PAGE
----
For over 100 years the City Mission at East 55th and Carnegie has helped people in crisis with shelter, food, and other services. Raul Williams, who has worked there as a social worker and caseworker for nearly two years, once stayed here while battling addiction and homelessness.
Now he helps people with the kinds of problems that dogged him for years.
He teaches a class called “A Touch of Reality” in which clients are taught to avoid the types of behavior that can result in illegal activity. “I can smell the B.S. a mile away, and I tell them” he says. “Some men keep coming back because they do not change.”
Williams, who is 51, has been sober for nine years. Like millions of others the Covid-19 crisis has recently impacted his job. Volunteers are not allowed on campus and some programs, including assessments of people looking for help, have been impacted. Many staff members work from home, and partner agencies are not on campus either.
One thing that has not changed, though, is the number of men coming through intake. Williams’ day begins at 4 am. “I come in and we clean and sanitize the facility,” he says. “The men here must wear masks. Some of them go out to the gas station at 55th and Cedar, so we have to be careful.” They go over to get cigarettes. However, they are not allowed to bring food on campus.
>According to the Northeast Ohio Coalition for the Homeless (NEOCCH), on any given night in Cleveland, 4,000 to 4,300 people are without homes – or more than 22,000 annually. The US Census data shows that Cleveland ranks second in the country for poverty, just behind Detroit.
According to the May issue of the science journal Nature, not only does the economic damage from Covid-19 threaten to increase the homeless population, but close living quarters and lack of testing are also leading to growing outbreaks. Homeless people are more likely to have underlying health conditions, making them more at risk from the virus.
In an April blog post, NEOCH calls for a number of changes from city and county agencies in order to reduce the likelihood of outbreaks among people experiencing homelessness, including converting hotel rooms into housing, increased testing, and offering free masks and public sanitizing stations.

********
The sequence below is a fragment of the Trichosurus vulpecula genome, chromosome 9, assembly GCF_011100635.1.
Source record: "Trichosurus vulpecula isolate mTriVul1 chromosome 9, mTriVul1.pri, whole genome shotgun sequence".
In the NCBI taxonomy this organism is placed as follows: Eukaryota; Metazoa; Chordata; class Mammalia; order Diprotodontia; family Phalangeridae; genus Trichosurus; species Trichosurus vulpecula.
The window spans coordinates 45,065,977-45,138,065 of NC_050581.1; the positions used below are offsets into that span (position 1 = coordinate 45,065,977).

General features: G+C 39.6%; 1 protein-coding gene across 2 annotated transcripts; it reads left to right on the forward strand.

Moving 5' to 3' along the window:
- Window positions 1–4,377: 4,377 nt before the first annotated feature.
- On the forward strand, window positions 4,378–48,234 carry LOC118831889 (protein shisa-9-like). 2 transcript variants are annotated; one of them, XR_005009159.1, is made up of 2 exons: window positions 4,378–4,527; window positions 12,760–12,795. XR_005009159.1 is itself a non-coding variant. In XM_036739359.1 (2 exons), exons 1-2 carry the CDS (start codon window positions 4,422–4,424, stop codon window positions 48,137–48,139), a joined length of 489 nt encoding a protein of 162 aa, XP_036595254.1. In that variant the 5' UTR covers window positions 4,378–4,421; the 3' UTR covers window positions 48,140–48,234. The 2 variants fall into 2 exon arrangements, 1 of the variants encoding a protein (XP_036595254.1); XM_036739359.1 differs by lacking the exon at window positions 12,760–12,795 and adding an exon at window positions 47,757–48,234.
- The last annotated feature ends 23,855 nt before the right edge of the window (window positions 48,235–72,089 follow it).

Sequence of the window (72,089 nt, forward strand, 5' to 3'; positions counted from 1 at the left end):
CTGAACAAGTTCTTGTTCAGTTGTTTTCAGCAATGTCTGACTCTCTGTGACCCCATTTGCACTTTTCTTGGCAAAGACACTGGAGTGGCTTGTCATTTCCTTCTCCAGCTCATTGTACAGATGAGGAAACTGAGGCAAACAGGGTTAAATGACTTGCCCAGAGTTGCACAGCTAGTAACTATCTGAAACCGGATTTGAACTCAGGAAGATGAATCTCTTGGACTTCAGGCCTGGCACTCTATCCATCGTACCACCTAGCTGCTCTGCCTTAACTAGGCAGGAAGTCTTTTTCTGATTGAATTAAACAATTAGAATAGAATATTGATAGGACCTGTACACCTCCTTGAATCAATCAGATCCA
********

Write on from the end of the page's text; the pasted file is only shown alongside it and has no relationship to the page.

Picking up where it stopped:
According to Williams, the City Mission has changed its floor plans to give the men more space. On average, the Crossroads Men’s Crisis Center at the City Mission houses 110 men.
In addition, like so many other agencies, due to COVID-19, some projects at City Mission have been put on hold. One of these projects includes building a pavilion that would allow the men the comfort of being outside. Although the pavilion project has been placed on hold, the City Mission is currently taking advantage of the current circumstances to complete roof repairs.
“To date, we have only had one person who has tested positive,” says Williams. “We’ve had a few close calls, but we’ve only had one hospitalization.”
A long journey
Williams was raised on the east side, not far from where he now works. “I grew up in the Longwood Projects, at East 37th and Woodland. I went to Central Junior High and graduated from East Tech High School in 1986. The neighborhood was called Dodge City because there were a lot of bullets flying around,” said Williams.
Williams recalls stumbling upon three dead bodies in the apartment next door. “I knew that smell as a kid. I come from the ghetto, but my brother out in San Diego retired from the Navy. We are five years apart. He made good choices and I made bad ones.”
Williams’ decisions to get involved with theft and other unlawful activities cost him. “I served ten years, and then eleven and a half years in prison,” he says. “I came from a family where there were drugs and alcohol. There was a time when I needed shelter.”
In 2001, Williams found himself at the City Mission. He can remember his time there and in particular, a social worker named Reggie Adams who still works there today. “I’ve known Reggie for 30 years. We were in some of the same prisons. He was honest and forthcoming with me. He told me to address my hurts, hang-ups, and pain, and not to add drugs and alcohol on top of them or else my life would never get better.”
But Williams had not learned his lesson. “I got out of prison on October 31, 2010, and went to live in South Euclid with a woman I knew from my past,” he says. An Ohio Lottery scratch-off game turned into a $10,000 windfall. “I bought her a washer and dryer and gave her $2,900. I kept $6,900 and moved out.”